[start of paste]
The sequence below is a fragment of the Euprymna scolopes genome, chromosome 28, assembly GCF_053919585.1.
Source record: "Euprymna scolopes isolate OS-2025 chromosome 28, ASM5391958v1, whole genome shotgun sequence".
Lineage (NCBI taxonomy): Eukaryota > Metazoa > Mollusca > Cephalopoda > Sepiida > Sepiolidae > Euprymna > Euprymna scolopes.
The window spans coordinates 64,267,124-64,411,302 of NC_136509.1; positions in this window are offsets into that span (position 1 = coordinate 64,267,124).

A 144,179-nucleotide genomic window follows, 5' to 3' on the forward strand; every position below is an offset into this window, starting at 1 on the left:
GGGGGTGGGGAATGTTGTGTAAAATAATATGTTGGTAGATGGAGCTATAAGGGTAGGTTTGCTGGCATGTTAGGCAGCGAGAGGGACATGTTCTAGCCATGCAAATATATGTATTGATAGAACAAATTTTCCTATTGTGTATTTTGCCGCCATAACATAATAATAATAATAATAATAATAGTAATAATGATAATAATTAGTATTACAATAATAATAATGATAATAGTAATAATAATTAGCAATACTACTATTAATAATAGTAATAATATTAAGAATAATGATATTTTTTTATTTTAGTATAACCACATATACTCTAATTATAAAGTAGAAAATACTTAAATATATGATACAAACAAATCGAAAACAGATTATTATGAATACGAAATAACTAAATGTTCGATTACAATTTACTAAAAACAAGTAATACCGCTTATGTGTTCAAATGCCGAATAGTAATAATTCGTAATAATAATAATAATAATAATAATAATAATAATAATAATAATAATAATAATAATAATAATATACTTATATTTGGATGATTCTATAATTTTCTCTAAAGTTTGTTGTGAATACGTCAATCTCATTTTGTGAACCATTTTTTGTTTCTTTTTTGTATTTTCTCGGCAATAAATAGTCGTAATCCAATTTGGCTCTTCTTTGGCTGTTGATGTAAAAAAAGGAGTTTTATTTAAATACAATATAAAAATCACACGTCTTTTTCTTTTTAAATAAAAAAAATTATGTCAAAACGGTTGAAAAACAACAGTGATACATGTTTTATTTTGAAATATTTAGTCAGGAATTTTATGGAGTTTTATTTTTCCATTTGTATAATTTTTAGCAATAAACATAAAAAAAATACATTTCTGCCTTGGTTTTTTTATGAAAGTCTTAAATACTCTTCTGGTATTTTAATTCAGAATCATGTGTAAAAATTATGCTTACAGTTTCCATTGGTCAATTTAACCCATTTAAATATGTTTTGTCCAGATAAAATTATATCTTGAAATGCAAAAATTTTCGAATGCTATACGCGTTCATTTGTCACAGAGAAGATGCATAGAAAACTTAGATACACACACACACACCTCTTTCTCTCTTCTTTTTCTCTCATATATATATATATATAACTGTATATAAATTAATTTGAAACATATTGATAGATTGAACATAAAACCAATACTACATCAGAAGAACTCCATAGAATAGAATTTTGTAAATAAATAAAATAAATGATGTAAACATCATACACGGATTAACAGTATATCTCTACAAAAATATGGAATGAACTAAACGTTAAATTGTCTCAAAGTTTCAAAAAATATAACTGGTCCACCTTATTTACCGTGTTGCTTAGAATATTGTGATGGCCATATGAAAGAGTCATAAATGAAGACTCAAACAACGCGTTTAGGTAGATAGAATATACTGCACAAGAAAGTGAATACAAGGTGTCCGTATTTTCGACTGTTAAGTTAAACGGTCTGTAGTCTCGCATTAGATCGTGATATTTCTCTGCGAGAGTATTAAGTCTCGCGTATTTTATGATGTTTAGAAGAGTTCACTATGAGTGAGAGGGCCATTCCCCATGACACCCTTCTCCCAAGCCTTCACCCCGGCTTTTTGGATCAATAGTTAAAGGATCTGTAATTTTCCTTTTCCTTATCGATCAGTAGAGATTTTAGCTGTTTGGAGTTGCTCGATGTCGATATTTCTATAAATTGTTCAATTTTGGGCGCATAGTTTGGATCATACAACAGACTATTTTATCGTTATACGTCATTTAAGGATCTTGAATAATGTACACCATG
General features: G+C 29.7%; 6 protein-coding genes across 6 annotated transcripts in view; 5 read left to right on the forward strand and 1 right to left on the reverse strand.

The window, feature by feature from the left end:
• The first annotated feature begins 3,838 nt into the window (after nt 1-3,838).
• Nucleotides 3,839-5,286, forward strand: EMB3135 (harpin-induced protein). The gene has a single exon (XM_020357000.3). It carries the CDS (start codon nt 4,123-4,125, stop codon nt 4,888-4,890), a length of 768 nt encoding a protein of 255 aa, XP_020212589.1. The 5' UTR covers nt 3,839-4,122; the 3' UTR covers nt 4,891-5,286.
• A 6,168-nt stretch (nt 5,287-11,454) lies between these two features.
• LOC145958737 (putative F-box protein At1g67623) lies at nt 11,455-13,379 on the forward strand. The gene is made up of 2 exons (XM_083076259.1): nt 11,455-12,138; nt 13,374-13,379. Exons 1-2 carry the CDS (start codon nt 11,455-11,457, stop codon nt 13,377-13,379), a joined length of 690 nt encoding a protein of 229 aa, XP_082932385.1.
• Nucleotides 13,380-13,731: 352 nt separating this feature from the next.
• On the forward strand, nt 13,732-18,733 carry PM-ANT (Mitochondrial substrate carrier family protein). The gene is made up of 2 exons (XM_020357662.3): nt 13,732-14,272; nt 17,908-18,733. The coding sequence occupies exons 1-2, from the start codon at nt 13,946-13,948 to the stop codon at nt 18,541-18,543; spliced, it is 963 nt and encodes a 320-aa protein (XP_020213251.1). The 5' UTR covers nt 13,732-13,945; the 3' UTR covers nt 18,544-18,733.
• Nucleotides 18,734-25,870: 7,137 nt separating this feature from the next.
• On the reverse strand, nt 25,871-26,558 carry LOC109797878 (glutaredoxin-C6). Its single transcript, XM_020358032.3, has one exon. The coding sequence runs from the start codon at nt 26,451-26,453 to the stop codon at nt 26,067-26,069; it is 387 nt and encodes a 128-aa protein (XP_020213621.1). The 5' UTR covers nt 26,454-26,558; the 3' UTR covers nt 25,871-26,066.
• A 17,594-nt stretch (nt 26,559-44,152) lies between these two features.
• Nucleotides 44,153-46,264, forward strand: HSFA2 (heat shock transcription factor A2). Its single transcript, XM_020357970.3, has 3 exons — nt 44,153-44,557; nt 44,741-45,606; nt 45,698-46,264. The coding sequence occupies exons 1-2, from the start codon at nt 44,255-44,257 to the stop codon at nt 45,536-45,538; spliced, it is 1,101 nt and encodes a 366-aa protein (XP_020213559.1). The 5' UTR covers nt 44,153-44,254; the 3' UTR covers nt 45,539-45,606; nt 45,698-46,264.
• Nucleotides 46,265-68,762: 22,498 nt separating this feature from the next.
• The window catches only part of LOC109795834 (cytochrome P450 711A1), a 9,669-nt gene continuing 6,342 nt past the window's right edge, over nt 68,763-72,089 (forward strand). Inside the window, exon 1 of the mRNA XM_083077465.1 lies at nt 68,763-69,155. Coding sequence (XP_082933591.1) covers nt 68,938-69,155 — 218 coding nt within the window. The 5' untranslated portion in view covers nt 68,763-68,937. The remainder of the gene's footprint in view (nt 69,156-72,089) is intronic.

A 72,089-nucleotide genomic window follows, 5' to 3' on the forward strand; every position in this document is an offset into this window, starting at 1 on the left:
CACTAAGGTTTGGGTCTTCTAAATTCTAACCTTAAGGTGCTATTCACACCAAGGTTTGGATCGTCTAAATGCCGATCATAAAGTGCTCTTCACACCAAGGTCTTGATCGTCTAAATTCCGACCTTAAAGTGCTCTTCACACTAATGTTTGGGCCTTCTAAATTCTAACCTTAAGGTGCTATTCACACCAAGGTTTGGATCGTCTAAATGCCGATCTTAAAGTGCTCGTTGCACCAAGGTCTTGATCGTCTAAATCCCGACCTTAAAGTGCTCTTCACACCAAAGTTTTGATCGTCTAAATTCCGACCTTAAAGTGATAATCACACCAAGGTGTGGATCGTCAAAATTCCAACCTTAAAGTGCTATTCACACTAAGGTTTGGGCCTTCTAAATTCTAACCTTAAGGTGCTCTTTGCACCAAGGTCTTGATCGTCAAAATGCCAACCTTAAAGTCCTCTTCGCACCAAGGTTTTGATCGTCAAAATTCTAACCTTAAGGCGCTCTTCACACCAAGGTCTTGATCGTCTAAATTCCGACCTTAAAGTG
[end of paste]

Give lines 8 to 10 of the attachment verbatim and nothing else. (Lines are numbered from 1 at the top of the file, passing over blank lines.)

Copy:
The window, feature by feature from the left end:
• The first annotated feature begins 3,838 nt into the window (after nt 1-3,838).
• Nucleotides 3,839-5,286, forward strand: EMB3135 (harpin-induced protein). The gene has a single exon (XM_020357000.3). It carries the CDS (start codon nt 4,123-4,125, stop codon nt 4,888-4,890), a length of 768 nt encoding a protein of 255 aa, XP_020212589.1. The 5' UTR covers nt 3,839-4,122; the 3' UTR covers nt 4,891-5,286.